Propagating with a Nearing Frame is an inexpensive way to build a large stock of rhododendrons for garden or sale. The basic design is simple and construction is easy.
1. Begin by making a 3 by 12 foot box out of 1x12 cedar or treated lumber. The frame above is my first with treated wood for the box. I was unsure if leaching chemicals would be a problem, but cuttings have rooted right up against the boards for three years. The bottom is covered with 1x6 cedar fence boards. It should be tight, but not watertight.
2. Frame in a lean-to so that the roof begins about 12 inches above the box (so the cover has clearance to open as shown above.) Cover the lean-to with any weatherproof material. I used 6-foot fence boards. Secure critical points with steel ties, since wind can exert considerable pressure on the frame. This one withstood our 87 mph storm in 2003.
3. Make a lid frame out of 1x4 cedar and cover it with clear plastic, top and bottom for insulation. Guy Nearing used two glass window sashes that opened separately, but they were heavy, breakable, and non-insulating.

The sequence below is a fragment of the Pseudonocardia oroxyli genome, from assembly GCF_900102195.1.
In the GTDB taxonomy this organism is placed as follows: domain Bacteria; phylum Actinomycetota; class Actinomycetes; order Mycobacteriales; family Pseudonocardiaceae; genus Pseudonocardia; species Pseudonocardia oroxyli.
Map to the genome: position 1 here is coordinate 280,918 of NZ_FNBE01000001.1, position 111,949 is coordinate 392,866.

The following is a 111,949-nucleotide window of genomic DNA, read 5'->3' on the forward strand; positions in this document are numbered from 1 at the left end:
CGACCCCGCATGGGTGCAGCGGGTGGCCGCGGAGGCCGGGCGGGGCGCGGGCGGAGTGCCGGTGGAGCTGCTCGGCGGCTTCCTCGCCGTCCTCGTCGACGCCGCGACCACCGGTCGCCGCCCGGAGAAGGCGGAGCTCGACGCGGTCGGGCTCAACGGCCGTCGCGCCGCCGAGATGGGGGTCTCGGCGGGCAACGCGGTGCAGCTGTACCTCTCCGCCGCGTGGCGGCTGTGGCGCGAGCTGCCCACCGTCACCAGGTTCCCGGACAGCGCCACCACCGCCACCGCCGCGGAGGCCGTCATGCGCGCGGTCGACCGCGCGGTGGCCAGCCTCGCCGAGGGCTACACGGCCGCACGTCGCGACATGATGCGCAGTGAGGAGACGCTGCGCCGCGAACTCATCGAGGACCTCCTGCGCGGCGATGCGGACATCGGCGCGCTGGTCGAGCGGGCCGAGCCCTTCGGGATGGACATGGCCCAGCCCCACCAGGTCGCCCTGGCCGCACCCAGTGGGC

4. Find a location that is close to electricity for the heating cables and optional lights. The opening of the frame must be oriented to true north (or south for our friends in New Zealand, Australia, and South Africa.) This is critical to keep direct sunlight off the cuttings. Set the completed frame so that about half of the box is below ground level. I put a 3-inch layer of sand under the frame to facilitate leveling and help with drainage.
Options: (See these options here.)
* Make a bank of Nearing Frames. Line them up to the roof of one reflects light into the next one.
* Paint the underside of the roof and insides of the triangles white to give more reflected light. Paint the outside of the roof if you are having a bank of Nearing Frames.
* Use translucent green Fiberglas for the roof.
* Add fluorescent or gro-lights and a timer.
* The heating cables and rooting medium are covered in Preparing the Frame.
For detailed plans, see David Leach's Rhododendrons of the World. For Guy Nearings original drawings and two-page patent application (1931), see the Summer, 2002 issue of the Journal of the American Rhododendron Society. (The patent has long since expired.)